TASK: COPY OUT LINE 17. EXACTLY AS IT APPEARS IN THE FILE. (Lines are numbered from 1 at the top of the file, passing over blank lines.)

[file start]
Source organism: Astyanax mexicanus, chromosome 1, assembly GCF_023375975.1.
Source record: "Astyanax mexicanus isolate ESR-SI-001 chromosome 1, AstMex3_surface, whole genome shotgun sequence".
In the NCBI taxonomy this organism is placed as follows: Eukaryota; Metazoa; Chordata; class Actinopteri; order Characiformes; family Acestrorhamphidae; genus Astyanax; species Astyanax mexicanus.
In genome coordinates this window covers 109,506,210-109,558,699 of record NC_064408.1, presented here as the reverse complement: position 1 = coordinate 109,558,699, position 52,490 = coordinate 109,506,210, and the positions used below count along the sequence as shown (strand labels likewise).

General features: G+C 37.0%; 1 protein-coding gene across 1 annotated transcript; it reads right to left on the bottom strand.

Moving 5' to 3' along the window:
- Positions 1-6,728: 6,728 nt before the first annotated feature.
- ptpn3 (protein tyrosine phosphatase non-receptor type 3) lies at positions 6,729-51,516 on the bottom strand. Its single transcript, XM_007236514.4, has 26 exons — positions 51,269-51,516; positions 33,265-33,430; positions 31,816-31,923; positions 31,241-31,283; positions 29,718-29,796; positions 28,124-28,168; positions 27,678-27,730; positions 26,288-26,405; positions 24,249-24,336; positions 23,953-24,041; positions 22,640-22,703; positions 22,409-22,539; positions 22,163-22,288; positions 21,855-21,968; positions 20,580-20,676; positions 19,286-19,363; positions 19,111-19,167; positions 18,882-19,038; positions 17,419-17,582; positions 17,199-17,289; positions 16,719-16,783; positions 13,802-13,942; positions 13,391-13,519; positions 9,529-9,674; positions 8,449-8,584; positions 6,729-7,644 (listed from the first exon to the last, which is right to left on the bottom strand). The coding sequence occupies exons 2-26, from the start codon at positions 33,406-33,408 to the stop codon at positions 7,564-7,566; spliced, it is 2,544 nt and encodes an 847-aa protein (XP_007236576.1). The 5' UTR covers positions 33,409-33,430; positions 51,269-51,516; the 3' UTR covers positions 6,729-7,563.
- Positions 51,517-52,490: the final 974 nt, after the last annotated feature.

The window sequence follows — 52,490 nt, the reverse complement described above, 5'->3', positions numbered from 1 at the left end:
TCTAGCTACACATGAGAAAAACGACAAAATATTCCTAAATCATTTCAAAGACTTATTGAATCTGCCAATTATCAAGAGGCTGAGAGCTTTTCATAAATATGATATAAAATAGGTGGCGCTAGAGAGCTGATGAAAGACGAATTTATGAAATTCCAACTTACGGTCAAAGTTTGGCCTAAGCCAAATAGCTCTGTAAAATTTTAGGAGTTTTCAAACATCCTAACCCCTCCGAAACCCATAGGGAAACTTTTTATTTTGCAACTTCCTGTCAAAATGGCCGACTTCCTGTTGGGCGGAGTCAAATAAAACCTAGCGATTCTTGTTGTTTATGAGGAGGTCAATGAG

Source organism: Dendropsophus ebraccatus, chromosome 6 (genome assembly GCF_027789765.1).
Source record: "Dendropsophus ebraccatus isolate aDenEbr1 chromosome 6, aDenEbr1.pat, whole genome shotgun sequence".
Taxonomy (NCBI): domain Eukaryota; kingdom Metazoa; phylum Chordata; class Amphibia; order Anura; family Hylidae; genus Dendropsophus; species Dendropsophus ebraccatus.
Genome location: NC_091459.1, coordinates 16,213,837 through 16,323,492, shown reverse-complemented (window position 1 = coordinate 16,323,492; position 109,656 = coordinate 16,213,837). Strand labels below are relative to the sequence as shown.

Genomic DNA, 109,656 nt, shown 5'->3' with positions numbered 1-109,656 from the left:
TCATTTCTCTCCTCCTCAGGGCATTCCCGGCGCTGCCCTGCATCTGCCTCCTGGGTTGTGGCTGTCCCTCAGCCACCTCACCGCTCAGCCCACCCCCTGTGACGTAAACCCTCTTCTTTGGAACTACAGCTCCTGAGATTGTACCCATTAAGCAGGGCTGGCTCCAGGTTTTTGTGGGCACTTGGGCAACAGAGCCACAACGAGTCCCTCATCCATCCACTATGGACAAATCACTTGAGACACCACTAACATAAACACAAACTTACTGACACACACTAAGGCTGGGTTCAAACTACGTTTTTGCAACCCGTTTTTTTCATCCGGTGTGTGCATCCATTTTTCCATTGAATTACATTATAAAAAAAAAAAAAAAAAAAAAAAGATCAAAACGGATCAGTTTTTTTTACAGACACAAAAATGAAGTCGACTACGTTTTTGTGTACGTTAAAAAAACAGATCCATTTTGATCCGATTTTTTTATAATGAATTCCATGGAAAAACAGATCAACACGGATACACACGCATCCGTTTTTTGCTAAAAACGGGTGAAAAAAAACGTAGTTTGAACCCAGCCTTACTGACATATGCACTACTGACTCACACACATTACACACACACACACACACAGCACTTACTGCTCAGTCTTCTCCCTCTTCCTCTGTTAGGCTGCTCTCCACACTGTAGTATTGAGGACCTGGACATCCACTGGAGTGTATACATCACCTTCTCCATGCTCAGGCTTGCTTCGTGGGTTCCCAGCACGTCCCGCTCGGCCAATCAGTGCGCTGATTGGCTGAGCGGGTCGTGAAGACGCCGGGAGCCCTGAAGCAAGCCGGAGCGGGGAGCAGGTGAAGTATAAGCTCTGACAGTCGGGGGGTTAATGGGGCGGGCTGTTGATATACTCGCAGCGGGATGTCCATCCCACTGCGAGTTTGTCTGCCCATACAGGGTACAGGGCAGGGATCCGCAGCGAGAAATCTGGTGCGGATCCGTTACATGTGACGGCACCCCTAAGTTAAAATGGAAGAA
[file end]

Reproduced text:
TCATTTCTCTCCTCCTCAGGGCATTCCCGGCGCTGCCCTGCATCTGCCTCCTGGGTTGTGGCTGTCCCTCAGCCACCTCACCGCTCAGCCCACCCCCTGTGACGTAAACCCTCTTCTTTGGAACTACAGCTCCTGAGATTGTACCCATTAAGCAGGGCTGGCTCCAGGTTTTTGTGGGCACTTGGGCAACAGAGCCACAACGAGTCCCTCATCCATCCACTATGGACAAATCACTTGAGACACCACTAACATAAACACAAACTTACTGACACACACTAAGGCTGGGTTCAAACTACGTTTTTGCAACCCGTTTTTTTCATCCGGTGTGTGCATCCATTTTTCCATTGAATTACATTATAAAAAAAAAAAAAAAAAAAAAAAGATCAAAACGGATCAGTTTTTTTTACAGACACAAAAATGAAGTCGACTACGTTTTTGTGTACGTTAAAAAAACAGATCCATTTTGATCCGATTTTTTTATAATGAATTCCATGGAAAAACAGATCAACACGGATACACACGCATCCGTTTTTTGCTAAAAACGGGTGAAAAAAAACGTAGTTTGAACCCAGCCTTACTGACATATGCACTACTGACTCACACACATTACACACACACACACACACAGCACTTACTGCTCAGTCTTCTCCCTCTTCCTCTGTTAGGCTGCTCTCCACACTGTAGTATTGAGGACCTGGACATCCACTGGAGTGTATACATCACCTTCTCCATGCTCAGGCTTGCTTCGTGGGTTCCCAGCACGTCCCGCTCGGCCAATCAGTGCGCTGATTGGCTGAGCGGGTCGTGAAGACGCCGGGAGCCCTGAAGCAAGCCGGAGCGGGGAGCAGGTGAAGTATAAGCTCTGACAGTCGGGGGGTTAATGGGGCGGGCTGTTGATATACTCGCAGCGGGATGTCCATCCCACTGCGAGTTTGTCTGCCCATACAGGGTACAGGGCAGGGATCCGCAGCGAGAAATCTGGTGCGGATCCGTTACATGTGACGGCACCCCTAAGTTAAAATGGAAGAA